The first answer is: “We don’t like the decisions we are afraid he will make.” Anyone with a basic understanding of how judges make decisions rejects that simplistic argument out of hand. Teams of young lawyers are certainly doing opposition research on Gorsuch today just as we did 30 years ago, but they have found nothing disqualifying yet and (I predict) will fail to do so.

Does his record support the label “extremist”? Certainly not. “Ideologue”? No. “Conservative”? Yes, of course — but elections do have consequences. Gorsuch has declined and will continue to decline to answer questions about how he would decide any issue that might come before him — not only because he is ethically bound to do so, but also because, until he reads the briefs and hears the arguments, he doesn’t know. Neither does anyone else.

Another common reason to oppose Gorsuch: “The Democratic base demands it.” That answer gives new meaning to the term “leading from behind.” It assumes that this “base” is a rabid, unthinking multitude of sans-culottes who must be obeyed. But the real base that Democrats need to find and cultivate is voters who can distinguish outrageous actions from responsible ones.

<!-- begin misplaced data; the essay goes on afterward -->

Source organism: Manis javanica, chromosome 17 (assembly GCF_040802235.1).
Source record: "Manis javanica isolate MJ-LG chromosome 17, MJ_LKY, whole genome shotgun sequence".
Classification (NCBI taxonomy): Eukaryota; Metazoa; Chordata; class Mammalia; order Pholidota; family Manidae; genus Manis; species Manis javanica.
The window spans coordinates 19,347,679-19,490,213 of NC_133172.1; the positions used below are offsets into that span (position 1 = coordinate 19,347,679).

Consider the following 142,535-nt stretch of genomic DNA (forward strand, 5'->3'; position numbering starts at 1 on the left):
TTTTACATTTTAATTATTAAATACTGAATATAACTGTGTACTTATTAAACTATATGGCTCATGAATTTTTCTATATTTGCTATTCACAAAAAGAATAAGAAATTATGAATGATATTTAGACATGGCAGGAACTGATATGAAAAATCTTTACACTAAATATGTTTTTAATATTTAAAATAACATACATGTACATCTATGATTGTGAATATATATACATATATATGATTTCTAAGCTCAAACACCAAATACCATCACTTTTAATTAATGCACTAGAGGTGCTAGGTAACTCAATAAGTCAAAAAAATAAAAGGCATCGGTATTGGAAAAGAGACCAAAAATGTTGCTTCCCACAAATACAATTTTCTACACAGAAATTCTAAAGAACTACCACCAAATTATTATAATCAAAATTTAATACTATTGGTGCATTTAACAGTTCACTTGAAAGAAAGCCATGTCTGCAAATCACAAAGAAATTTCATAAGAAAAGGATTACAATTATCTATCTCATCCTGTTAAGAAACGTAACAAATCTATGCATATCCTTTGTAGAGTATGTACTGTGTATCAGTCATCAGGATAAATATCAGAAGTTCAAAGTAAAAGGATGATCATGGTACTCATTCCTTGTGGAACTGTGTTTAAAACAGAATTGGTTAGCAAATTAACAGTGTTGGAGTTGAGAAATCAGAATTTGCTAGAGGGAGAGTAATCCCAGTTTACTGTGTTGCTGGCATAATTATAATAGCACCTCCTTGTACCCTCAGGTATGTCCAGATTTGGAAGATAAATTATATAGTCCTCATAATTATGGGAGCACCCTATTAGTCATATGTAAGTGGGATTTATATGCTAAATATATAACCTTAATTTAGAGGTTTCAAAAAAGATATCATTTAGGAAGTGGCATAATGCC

Democrats should want leadership from the front, not mindless obedience to those whose only position is opposition. Responsible leaders should be explaining the function of the third branch in the U.S. constitutional system, the importance of judicial independence and the danger of a politicized judiciary. A base that understands those things will support the prompt and uncomplicated confirmation of Gorsuch.

The final reason for opposition — and for many Democrats the most powerful one — is really schoolyard talk: “Because you did it to Merrick Garland.” Set aside for a moment the obvious retort from Republicans — that is, “We did it to Garland because we had the votes, and you don’t” — and consider instead where the argument goes from there. It goes on and on and on. We will struggle without end, each obstructionist act lacking any better reason than the most recent insult. This is the Hatfields and McCoys. The Jets and Sharks.